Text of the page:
Forever fuck your opinion on improv.

TW: flippant discussion of sexual assault is addressed in this post.

“OF COURSE improvisers are rapists because they ASSAULT the audience every night!”

This is one of maybe 20 posts in my newsfeed this morning with this tone, after recent news of an internal UCB investigation of assault. HAHAHAH! Jokes! Laughs! Consent requires “yes, and,” joke others, OMG LMFAO. It’s disgusting. It’s an easy hack punchline. It’s, above all things, not funny. 200 likes.

I am fully immersed in both the stand-up and improv communities in Austin, TX, and generally that is not a point of conflict. A lot of the time I’ll do both on one show or at one venue in one night, so it doesn’t even require as much sacrifice as it used to. Both my improv shows and my stand up shows, at this point, get very consistent/comparable laughs. But comments like this don’t stop.

I do not understand the vitriol toward improv, which is, for me, the most healing thing I do in a week. I am a very written person, and enjoy stand up and sketch and love the beauty of a well crafted joke as much as anyone. But writing can’t force you into the present moment like improv can.

The week of my break up, I started a new improv class. I was super sad, but decided to just use that to strengthen my scenes. I played almost exclusively characters whose relationships were dissolving, and you know what? I killed. When you walk into an improv class or show, you in so many ways have to leave your baggage at the door and live in the moment, but you can also bring your emotions into scenes and work through them. It’s beautiful.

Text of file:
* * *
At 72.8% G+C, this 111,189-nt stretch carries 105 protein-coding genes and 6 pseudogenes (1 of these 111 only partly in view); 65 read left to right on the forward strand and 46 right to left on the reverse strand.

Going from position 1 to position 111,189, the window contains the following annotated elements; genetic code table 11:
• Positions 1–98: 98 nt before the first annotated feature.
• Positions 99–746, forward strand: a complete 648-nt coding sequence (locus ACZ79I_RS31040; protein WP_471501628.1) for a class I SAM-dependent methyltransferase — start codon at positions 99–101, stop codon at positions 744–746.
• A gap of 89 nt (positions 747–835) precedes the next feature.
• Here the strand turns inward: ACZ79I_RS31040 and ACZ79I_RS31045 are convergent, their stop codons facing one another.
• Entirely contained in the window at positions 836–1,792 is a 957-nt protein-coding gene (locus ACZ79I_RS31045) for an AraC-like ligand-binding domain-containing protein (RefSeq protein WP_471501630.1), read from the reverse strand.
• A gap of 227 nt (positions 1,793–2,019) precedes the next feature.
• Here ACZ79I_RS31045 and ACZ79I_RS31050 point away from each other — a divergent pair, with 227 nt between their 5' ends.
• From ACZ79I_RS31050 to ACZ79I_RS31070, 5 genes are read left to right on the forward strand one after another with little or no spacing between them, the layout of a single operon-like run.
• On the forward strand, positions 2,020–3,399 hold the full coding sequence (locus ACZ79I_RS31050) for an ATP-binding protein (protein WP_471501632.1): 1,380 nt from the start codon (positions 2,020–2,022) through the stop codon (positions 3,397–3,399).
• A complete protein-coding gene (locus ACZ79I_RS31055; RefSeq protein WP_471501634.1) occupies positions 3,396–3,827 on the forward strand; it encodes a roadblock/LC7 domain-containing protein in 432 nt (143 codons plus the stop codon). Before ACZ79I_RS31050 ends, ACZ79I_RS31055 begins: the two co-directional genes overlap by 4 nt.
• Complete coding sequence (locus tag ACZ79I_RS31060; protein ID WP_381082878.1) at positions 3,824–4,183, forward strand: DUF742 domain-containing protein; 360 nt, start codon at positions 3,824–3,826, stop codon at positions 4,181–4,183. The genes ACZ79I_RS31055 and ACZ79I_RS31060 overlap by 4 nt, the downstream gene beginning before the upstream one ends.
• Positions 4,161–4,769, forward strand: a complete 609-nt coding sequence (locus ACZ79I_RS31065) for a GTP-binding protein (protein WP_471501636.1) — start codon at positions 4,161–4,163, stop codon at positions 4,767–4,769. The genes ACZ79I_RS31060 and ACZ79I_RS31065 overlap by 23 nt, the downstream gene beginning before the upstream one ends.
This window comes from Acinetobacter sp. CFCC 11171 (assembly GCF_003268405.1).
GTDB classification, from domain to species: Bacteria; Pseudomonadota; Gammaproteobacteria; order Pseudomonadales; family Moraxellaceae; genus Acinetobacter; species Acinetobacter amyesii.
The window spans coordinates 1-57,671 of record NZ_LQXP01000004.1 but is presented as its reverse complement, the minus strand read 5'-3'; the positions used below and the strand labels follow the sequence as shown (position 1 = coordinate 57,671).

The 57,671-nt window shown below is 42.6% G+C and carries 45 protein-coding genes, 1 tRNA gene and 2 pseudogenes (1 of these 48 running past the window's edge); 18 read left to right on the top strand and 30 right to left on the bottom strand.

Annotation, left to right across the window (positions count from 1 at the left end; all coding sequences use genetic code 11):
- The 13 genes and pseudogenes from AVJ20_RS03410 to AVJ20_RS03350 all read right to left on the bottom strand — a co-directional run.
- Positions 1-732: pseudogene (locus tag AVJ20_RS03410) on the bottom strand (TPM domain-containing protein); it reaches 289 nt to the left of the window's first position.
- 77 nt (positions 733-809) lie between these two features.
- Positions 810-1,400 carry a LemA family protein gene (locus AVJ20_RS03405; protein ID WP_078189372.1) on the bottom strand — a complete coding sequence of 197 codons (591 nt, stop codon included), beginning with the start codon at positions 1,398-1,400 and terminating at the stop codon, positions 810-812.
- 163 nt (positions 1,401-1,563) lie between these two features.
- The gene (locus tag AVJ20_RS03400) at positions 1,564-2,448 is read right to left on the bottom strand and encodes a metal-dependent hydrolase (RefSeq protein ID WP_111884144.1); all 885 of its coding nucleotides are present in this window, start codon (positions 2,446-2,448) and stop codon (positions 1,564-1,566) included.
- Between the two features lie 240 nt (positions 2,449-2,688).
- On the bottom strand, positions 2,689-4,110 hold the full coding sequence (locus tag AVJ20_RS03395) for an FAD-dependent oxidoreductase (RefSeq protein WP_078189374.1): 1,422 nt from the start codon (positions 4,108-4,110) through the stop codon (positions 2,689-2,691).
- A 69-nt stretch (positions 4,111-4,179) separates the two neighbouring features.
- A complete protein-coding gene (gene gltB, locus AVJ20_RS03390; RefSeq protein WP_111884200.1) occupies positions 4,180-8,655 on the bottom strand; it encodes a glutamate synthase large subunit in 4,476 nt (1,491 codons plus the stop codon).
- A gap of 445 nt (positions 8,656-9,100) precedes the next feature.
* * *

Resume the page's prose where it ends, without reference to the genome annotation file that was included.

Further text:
Absolutely, some men use improv to be disgusting. I’ve heard stories of dudes who intentionally make scenes about kissing or couples to touch women. I’ve seen women harassed or endowed as prostitutes or whatever.

But you know what? In an improv scene, I have just as much fucking power as that man does. Once, I was endowed as the girlfriend three (gross) dudes were fighting over, so I made myself a cat and all those assholes cat fuckers. Once, my show that’s “inspired by real life stories” had a misogynistic slut shaming asshole as the storyteller, and every single person on the cast, including the men, elected to make the show about making fun of him and calling out why what he was saying was wrong. It was a lot of fun. And it made me feel really, really powerful.